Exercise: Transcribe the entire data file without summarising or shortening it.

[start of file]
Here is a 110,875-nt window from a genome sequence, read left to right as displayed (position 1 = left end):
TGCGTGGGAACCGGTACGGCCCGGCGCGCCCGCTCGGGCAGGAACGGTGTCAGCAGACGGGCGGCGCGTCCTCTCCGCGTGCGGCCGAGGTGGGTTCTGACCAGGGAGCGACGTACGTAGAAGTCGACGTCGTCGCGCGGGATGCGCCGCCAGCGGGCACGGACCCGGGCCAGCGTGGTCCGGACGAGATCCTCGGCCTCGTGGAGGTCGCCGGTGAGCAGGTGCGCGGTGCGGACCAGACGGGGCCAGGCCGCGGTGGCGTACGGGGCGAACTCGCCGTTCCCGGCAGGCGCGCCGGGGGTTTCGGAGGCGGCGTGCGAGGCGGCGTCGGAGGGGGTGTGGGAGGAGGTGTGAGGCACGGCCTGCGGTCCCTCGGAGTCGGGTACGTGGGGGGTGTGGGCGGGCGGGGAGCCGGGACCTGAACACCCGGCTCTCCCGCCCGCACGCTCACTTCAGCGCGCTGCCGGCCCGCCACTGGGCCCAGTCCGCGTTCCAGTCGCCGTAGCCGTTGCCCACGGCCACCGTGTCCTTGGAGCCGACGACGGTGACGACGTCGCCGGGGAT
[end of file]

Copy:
Here is a 110,875-nt window from a genome sequence, read left to right as displayed (position 1 = left end):
TGCGTGGGAACCGGTACGGCCCGGCGCGCCCGCTCGGGCAGGAACGGTGTCAGCAGACGGGCGGCGCGTCCTCTCCGCGTGCGGCCGAGGTGGGTTCTGACCAGGGAGCGACGTACGTAGAAGTCGACGTCGTCGCGCGGGATGCGCCGCCAGCGGGCACGGACCCGGGCCAGCGTGGTCCGGACGAGATCCTCGGCCTCGTGGAGGTCGCCGGTGAGCAGGTGCGCGGTGCGGACCAGACGGGGCCAGGCCGCGGTGGCGTACGGGGCGAACTCGCCGTTCCCGGCAGGCGCGCCGGGGGTTTCGGAGGCGGCGTGCGAGGCGGCGTCGGAGGGGGTGTGGGAGGAGGTGTGAGGCACGGCCTGCGGTCCCTCGGAGTCGGGTACGTGGGGGGTGTGGGCGGGCGGGGAGCCGGGACCTGAACACCCGGCTCTCCCGCCCGCACGCTCACTTCAGCGCGCTGCCGGCCCGCCACTGGGCCCAGTCCGCGTTCCAGTCGCCGTAGCCGTTGCCCACGGCCACCGTGTCCTTGGAGCCGACGACGGTGACGACGTCGCCGGGGAT